Confused? Wondering what I am speaking of?
Let’s go back to 2017.
Hollywood was reeling from the accusations that the #metoo movement had birthed. India showed solidarity (on Twitter,) as quite a few celebs related their own experiences and encounters of sexual harassment. Come 2018, the furore seemed to die down slightly.
Meanwhile, India in mid 2018 was busy applauding and celebrating section 377. Enter Tanushree Dutta. The nation was shocked when actor and philanthropist Nana Patekar was accused of sexual harassment. And as with all such cases, after shock came doubt.
People started comparing the public image of the accused and the accuser. Tanushree Dutta was maligned, her integrity was questioned and her character was doubted. Despite all this, Nana Patekar’s attempts at defending himself only seemed to fuel the fire.
Because while haters were busy hating, women all over India seemed to wake up to harassment. They realised that ‘no’ has just one shade. It means nothing else. But if and when someone interprets their ‘no’ as a ‘maybe later’ or ‘being too pricey,’ women realised they were being wronged.
And we became more and more shocked and benumbed as many men in influential positions were accused of harassment. Women shared their stories, narrated horrifying experiences of harassment, abuse, and rape. When you look at these scenarios closely, you’ll realise 3 salient points:
- Most of these harassment cases were in some way connected to the professional life of the victims.
- The women reporting them, in most cases, did not realise at the time of the act, that they had been abused.
- The victims hesitated to complain due to fear of damaging their career or personal reputation.
And so the questions remain. What is sexual harassment? Are only women victims of harassment? Can men be harassed too? How do we fight against it, especially at the workplace?
There is no “right” answer. But there is a “legal” answer.
Because the Indian Ministry of Women and Child Development empowers us with the “Prevention of Sexual Harassment” act.
What is the PoSH Act?
The PoSH Act outlines exactly what is constituted as sexual harassment, and how to fight against it. This act provides a process that companies must follow, in order to create a safe, equal and happy work environment. The Act sets up a framework for employers and employees on how to approach sexual harassment cases. Unfortunately, most people remain ignorant about this act.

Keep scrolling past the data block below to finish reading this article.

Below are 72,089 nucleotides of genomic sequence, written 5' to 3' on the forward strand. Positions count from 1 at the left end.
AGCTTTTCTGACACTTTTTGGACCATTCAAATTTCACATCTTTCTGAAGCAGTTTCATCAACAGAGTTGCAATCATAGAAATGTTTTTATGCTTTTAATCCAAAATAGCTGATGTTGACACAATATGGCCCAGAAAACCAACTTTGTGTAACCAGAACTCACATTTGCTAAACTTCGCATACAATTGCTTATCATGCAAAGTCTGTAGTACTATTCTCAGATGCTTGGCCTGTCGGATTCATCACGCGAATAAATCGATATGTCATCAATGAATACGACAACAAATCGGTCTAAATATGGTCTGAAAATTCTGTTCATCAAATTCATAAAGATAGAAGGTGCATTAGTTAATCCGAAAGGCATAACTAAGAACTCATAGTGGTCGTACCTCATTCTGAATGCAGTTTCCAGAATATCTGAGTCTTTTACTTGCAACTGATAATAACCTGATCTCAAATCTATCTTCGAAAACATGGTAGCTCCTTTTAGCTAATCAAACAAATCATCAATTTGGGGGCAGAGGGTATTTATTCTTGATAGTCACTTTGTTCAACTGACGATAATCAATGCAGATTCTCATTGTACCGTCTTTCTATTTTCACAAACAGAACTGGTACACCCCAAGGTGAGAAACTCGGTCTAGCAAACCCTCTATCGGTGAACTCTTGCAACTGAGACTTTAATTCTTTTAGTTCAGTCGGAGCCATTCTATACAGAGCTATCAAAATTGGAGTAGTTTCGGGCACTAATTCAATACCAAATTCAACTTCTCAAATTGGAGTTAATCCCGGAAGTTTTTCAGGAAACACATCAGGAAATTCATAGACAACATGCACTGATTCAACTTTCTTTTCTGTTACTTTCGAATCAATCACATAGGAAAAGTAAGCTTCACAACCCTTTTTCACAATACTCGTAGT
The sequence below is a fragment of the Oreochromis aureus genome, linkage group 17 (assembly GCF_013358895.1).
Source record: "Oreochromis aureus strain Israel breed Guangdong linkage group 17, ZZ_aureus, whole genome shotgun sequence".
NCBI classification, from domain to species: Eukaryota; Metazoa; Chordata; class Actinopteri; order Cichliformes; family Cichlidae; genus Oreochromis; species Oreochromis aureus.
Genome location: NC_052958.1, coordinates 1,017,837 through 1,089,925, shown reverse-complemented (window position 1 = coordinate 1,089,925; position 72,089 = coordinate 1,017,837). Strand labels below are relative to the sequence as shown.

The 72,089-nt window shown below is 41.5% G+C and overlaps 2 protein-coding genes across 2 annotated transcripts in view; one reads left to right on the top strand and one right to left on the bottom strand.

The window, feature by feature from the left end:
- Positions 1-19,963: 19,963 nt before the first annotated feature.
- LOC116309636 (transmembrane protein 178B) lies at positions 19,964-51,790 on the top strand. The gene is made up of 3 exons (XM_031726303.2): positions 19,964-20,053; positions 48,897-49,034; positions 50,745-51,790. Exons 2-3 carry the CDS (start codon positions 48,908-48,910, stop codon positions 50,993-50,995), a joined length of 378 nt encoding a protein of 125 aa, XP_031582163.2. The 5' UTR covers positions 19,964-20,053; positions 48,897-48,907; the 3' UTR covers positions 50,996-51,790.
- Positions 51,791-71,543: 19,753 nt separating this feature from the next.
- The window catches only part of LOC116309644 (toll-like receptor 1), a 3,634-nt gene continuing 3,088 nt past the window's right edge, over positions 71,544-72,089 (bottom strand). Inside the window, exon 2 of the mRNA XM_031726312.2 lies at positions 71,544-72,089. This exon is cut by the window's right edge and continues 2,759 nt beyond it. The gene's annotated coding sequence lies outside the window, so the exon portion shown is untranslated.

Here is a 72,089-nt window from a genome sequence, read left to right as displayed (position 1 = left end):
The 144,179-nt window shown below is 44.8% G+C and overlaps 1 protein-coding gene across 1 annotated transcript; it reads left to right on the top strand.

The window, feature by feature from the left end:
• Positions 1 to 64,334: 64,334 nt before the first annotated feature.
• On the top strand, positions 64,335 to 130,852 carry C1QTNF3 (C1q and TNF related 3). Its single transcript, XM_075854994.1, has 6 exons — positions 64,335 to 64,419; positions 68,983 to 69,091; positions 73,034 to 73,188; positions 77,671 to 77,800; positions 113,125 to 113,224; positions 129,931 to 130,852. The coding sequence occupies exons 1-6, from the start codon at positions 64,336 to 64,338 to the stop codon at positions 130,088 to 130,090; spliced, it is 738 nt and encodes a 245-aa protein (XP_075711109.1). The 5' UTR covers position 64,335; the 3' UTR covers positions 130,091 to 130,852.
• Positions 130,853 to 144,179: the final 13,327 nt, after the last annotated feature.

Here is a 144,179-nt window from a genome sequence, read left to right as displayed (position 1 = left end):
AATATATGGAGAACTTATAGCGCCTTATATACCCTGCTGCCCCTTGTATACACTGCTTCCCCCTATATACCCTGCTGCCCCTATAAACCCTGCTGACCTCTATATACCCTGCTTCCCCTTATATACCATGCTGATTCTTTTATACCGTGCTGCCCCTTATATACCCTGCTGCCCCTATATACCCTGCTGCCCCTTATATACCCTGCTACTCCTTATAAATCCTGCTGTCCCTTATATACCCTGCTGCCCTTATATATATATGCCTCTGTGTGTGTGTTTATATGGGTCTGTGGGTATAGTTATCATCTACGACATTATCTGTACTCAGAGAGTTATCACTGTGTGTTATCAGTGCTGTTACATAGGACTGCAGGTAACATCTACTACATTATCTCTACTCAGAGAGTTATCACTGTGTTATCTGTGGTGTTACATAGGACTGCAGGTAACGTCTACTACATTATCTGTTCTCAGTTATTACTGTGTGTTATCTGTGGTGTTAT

What are we doing about it?
At InsideIIM & Konversations, we feel that workplace harassment is the violation of an individual’s right to equality and freedom. Apart from interfering with employee performance at work, it also adversely affects their social and economic growth. As an organization, we understand and support the people who have been wronged. And we don’t think it’s enough to simply discuss sexual harassment and the #metoo movement on social media.
Which is why we went and made our online offering- a micro course on the Sexual Harassment of Women at Workplace (Prevention, Prohibition & Redressal) Act, free of cost for all.
Now, anyone who wishes to understand the PoSH Act and its ramifications can avail this 1 Hr long micro course, absolutely free. With this offering, we join the fight against sexual harassment in our own unique way.
What can you do about it?
Check out the micro course here.
Speaking of the PoSH Act, there is a laundry list of things you must do in relation to this Act, depending on who you are…
If you are an employer, you need to:
- Comply with the Act and avoid penalties
- Make your employees aware of the Act
- Set up an Internal Complaints Committee as per the guidelines mentioned in the Act
As an employee, you need to:
- Be aware of the Act
- Know your rights and responsibilities
- Understand what behaviour constitutes sexual harassment
- Understand the complaint mechanism and investigation process in detail
The above mentioned micro course provides a quick explanation of all these aspects of the sexual harassment Act. It is our wish at InsideIIM & Konversations, to empower women (and men) on how they can take charge and legally fight against harassment. We do not want to be bystanders, but a part of the change that is sweeping the industry.
Meanwhile, to every person reading this, we say it’s time to stop rehearsing confrontations in your head. It’s time to stop holding back. It’s time to set clear boundaries. And learn to respect others’ boundaries. And it’s time to create a healthy, safe and equal professional field for all.